On March 23, 2017, the bankruptcy lifted the automatic stay for Peak Leasing with regard to one of four trailers Mr. Price had obtain from Peak and took under advisement whether the remaining claims were “true leases” or disguised PMSIs. To determine such the bankruptcy court applied the UCC “Bright-Line” Test, which provides as follows:

A transaction in the form of a lease creates a security interest if the consideration that the lessee is to pay the lessor for the right to possession and use of the goods is an obligation for the term of the lease and is not subject to termination by the lessee, and:

(1) The original term of the lease is equal to or greater than the remaining economic life of the goods;

(2) The lessee is bound to renew the lease for the remaining economic life of the goods or is bound to become the owner of the goods;

(3) The lessee has an option to renew the lease for the remaining economic life of the goods for no additional consideration or for nominal additional consideration upon compliance with the lease agreement; or

(4) The lessee has an option to become the owner of the goods for no additional consideration or for nominal additional consideration upon compliance with the lease agreement.

N.C. Gen. Stat. § 25-1-203(b) (2006).

Finding that Mr. Price had no express rights to terminate the contracts the first part of the test was satisfied and then the $1.00 final purchase price met the fourth criteria. Accordingly, the claims were held to be disguised PMSIs.

As such, the bankruptcy court held that under Rule 60(b)(5) it was appropriate to reconsider its previous order regarding payments due under the “lease”.

For a copy of the opinion, please see:

In re Price – True Lease or Disguised PMSI; Rule 60(b) Reconsideration


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E.D.N.C.: U.S. v. Cox- In rem Jurisdiction for Judicial Foreclosure


Mr. And Mrs. Cox, through their then attorney, entered into a settlement agreement in a civil forfeiture action brought for the collection of taxes, wherein they agreed to pay the government more than $3 million and granted Deeds of Trust against thirty-five tracts of land located throughout Alabama and North Carolina. After entering into this settlement, the government then initiated criminal prosecution of both of the Coxes and they subsequently pleaded guilty, with Mr. Cox being sentence to 33 months imprisonment, Mrs. Cox to 3 years probation, and each being fined $50,000. The when the Coxes failed to pay the agreed amount (perhaps in part because they were in prison), the government sought to judicially foreclose on the properties.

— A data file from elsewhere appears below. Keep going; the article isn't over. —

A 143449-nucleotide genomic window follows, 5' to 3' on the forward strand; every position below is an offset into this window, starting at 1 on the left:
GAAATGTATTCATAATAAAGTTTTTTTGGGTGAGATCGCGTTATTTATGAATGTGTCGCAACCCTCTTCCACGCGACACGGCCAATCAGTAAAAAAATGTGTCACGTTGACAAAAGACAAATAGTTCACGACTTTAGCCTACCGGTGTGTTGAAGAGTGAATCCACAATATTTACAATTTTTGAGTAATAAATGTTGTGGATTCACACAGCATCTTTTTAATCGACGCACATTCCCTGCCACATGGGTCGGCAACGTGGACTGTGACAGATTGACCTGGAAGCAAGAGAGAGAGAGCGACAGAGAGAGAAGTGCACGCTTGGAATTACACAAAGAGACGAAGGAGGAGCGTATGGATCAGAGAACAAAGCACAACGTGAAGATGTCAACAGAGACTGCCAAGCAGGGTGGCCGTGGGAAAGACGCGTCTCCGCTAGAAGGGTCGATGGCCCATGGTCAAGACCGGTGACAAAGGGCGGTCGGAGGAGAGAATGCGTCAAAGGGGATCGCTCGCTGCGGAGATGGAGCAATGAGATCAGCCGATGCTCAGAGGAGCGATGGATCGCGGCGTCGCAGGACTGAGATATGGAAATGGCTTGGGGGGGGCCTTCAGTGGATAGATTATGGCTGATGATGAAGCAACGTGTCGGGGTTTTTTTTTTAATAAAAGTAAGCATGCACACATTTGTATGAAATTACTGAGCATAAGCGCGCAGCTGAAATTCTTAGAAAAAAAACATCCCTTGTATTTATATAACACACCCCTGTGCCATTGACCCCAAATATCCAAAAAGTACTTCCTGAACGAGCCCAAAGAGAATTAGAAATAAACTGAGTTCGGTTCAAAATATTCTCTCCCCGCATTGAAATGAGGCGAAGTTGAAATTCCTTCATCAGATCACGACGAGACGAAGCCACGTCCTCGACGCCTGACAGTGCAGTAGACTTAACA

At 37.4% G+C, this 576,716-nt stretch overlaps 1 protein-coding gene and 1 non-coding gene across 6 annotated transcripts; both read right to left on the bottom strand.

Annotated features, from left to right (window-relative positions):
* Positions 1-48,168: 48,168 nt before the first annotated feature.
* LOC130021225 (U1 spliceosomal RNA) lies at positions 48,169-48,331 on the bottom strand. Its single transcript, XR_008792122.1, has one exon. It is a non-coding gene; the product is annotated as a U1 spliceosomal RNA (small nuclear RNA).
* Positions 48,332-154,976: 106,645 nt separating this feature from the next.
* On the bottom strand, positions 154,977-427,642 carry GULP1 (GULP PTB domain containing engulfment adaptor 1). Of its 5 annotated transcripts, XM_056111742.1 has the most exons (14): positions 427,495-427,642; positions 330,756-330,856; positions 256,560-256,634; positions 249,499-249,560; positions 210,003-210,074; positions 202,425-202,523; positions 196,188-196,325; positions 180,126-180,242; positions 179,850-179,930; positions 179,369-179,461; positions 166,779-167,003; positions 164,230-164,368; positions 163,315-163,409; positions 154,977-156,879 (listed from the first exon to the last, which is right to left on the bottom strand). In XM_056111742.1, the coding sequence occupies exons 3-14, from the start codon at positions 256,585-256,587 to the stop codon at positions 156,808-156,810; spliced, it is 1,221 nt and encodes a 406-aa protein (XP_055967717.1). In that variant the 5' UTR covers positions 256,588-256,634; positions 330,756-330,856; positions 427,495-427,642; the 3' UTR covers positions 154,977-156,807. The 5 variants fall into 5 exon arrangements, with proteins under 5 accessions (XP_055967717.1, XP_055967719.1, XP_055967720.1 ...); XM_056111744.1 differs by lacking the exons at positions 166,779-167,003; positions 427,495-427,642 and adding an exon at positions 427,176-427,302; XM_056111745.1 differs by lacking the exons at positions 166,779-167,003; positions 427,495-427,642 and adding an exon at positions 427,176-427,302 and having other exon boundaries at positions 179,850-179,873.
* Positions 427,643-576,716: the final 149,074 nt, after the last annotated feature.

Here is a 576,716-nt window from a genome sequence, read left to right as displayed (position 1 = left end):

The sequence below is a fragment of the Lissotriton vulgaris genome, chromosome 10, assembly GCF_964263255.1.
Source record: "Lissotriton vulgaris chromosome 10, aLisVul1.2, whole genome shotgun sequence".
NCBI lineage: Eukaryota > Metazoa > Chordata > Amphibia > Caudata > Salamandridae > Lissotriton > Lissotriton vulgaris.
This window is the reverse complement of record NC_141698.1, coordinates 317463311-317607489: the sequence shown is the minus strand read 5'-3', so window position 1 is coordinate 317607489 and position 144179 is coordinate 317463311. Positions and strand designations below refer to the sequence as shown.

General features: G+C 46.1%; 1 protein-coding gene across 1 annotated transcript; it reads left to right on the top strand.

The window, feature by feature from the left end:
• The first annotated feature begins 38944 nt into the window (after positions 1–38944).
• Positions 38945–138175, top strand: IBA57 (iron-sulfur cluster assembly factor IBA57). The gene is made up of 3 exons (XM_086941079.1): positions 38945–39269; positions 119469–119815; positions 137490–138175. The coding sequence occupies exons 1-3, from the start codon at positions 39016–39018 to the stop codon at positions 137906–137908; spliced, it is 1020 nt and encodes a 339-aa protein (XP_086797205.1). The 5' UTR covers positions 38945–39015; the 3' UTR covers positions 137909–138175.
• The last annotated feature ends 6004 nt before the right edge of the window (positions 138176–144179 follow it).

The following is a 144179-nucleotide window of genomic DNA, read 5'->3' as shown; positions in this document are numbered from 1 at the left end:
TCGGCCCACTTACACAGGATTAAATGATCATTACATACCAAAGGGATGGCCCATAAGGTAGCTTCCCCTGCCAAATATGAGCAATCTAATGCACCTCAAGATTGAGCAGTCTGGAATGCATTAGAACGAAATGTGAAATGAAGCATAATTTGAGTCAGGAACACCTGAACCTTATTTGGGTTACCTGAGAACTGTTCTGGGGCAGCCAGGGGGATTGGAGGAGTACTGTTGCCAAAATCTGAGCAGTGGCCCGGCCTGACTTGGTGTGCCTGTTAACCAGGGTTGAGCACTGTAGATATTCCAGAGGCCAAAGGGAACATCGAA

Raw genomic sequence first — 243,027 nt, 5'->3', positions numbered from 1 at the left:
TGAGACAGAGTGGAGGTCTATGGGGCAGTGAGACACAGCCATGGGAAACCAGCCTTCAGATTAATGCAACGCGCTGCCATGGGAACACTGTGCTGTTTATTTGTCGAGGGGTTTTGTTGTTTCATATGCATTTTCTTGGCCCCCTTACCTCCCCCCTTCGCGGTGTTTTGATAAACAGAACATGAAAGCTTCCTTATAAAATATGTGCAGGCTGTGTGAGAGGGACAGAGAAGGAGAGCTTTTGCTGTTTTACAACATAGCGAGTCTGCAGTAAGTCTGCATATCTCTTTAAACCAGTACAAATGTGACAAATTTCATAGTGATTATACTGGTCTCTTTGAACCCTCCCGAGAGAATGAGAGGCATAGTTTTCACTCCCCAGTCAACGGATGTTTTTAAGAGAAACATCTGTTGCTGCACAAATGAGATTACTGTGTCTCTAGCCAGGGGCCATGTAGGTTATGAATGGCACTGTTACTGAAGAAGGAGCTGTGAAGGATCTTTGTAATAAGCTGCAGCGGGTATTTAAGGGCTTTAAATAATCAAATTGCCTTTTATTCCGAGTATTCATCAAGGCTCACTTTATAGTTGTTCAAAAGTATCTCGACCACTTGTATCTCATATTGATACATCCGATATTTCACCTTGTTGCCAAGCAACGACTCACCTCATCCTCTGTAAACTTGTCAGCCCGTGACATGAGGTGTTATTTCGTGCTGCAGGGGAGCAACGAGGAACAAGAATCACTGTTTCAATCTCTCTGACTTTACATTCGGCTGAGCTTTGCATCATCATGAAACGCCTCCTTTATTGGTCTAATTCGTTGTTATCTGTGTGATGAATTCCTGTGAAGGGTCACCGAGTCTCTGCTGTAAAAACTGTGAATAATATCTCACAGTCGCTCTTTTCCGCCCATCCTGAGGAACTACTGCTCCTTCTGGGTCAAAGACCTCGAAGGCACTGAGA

The Coxes successfully argued that the District Court for the Eastern District of North Carolina only had in rem jurisdiction to authorize foreclosure for real property located in its district. Accordingly, the foreclosure actions against properties located elsewhere were dismissed. The judicial foreclosures against the property within the Eastern District was, however, allowed.

The Coxes claims that the criminal prosecution following the civil settlement constituted Double Jeopardy was rejected following United States v. Ursery, 518 U.S. 267 (1996). Their contention that their prior lawyer had no authority to enter into the civil settlement was also rejected, as the district court found that their behavior, including personally signing the Deeds of Trust, clearly indicated that the settlement was authorized.

For a copy of the opinion, please see:

U.S. v. Cox- In rem Jurisdiction for Judicial Foreclosure

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E.D.N.C.: Collins v. First Financial Services- Sanctions for Failure to Comply with Discovery Orders


Ms. Collins, representing herself pro se, in an action alleging multiple claims arising from a mortgage lending scheme by the defendants failed to comply with multiple orders regarding discovery. Upon the motions of the defendants, the district court (lamenting that no attorneys from the Pro Bono Panel had stepped up to assist Ms. Collins) applied the four-part test from Belk v. Charlotte-Mecklenburg Bd. of Educ., 269 F.3d 305, 348 (4th Cir. 2001) to determine what sanctions to impose: